Use as suggested until your next period begins.

Once your period begins, switch over to a formula that supports balanced hormones as well as occasional discomfort and inflammation. Goldenseal and red raspberry are still good bets, but look for additional herbs like uva ursi, cramp bark, and Jamaican dogwood. Consider blends that include rehmannia, which Chinese Medicine regards as a potent tonic for blood circulation. Some studies have found that blends containing rehmannia may even improve pain and fertility outcomes in endometriosis patients. Use this blend as suggested for the duration of your period, then switch back to the first one. Repeat this protocol for three to four cycles.  

Not menstruating? Stick to the first blend in this protocol for three to four months.

Support your liver

Our livers produce enzymes that metabolize most of our body’s estrogen, so give it some love for all that hard work. Try a cup of dandelion root tea after dinner to stimulate bile production (another liver function), which yields the added benefit of breaking down and assimilating fats and fat-soluble vitamins.

Milk thistle may also support liver function and can aid with indigestion. While some online sources caution that milk thistle has estrogen-like effects, this inference is based on studies of silymarin, a concentrated, flavonoid , extract of milk thistle. As with soy, it’s the processing that’s the problem—whole-herb milk thistle is more likely to help with your fibroid management than to hinder it. If you’re still uneasy about milk thistle and prefer to avoid it, that’s okay. CoQ-10 is a potent antioxidant that also shows promise in treating inflammatory liver conditions. Try supplementing with 100mg daily.☼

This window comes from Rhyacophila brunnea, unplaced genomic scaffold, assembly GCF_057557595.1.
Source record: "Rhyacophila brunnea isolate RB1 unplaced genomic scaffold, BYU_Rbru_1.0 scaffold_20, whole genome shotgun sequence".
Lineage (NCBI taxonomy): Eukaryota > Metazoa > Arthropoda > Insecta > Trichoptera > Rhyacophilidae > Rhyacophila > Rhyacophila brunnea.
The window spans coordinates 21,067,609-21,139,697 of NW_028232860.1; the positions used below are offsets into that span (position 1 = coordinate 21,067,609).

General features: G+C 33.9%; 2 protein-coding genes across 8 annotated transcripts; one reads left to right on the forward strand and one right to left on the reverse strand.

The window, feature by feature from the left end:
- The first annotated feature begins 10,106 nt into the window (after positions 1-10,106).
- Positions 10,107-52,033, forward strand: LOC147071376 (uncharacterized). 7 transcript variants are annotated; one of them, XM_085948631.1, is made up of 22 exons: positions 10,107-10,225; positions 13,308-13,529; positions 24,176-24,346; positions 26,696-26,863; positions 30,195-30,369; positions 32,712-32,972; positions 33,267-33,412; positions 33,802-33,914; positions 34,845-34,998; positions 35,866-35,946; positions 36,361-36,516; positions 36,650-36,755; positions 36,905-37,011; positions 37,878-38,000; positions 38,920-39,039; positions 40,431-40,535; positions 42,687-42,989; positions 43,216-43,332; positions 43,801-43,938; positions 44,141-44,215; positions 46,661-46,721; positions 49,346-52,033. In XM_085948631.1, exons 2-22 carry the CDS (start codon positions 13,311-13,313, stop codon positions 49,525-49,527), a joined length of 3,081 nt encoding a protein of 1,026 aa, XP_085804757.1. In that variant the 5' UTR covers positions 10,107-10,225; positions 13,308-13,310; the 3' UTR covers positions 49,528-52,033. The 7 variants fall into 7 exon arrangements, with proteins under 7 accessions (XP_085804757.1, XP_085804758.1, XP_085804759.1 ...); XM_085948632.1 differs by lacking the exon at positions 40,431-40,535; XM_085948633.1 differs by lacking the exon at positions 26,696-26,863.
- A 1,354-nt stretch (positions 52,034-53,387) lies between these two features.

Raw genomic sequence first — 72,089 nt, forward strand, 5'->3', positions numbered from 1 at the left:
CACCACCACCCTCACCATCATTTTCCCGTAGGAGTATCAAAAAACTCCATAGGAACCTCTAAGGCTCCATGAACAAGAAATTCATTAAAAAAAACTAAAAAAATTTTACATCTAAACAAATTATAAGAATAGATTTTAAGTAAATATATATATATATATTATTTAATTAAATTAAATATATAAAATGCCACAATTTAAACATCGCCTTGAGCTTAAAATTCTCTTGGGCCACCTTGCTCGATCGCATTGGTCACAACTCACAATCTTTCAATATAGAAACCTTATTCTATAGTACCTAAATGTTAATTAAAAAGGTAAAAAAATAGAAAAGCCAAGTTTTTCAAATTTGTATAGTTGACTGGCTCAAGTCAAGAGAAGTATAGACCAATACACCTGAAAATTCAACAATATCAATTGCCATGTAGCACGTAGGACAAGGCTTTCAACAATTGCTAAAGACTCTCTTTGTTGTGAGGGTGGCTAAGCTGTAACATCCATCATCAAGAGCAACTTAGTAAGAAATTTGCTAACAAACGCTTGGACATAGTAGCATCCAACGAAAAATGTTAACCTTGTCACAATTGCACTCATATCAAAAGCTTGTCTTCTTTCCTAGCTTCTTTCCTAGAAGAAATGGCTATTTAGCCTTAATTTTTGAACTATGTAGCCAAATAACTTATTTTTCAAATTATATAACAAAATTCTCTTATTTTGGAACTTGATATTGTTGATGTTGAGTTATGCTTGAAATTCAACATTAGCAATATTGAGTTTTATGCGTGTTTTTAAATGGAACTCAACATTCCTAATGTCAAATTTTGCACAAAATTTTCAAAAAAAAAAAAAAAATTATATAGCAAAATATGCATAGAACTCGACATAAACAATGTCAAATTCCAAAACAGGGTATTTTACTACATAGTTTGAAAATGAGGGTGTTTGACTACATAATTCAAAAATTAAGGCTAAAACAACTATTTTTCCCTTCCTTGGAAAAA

Mind and Bodywork

Make friends with stress

Stress can affect your hormone levels, but believing that stress can harm you may be the bigger risk to your health. How to stop stressing about stress? Make friends with it through mindfulness practices. Daily free guided meditations that take as little as 10 minutes a day can reduce the impact of stress and help manage chronic pain. Stress is part of life and innate to any act of commitment or bravery, from starting a new job or family, to learning to dance or driving in rush hour traffic.

Health care providers trained in biofeedback can also help you learn how to calm your nervous system and some at-home gadgets let you perform biofeedback, (or a brain-wave based subset called neurofeedback) with your smartphone.

Exercise

Research shows that regular, vigorous exercise may help prevent fibroid onset. If rowing machines and jumping jacks aren’t your thing, sign up for a dance or vinyasa yoga class. For a low-impact workout, try cycling, swimming or water aerobics classes.  

Keep your providers in the loop

Update your health care providers on any herbs or other supplements you may be taking, as well as any changes in your diet and exercise. Fibroids are common, but pain is not inevitable. Natural food and lifestyle choices can help manage fibroids, and even help you recover from surgical or pharmaceutical interventions.

☼ CoQ10 may reduce the effectiveness of blood thinning drugs like Warfarin. Consult with your doctor on the remedies you’re taking.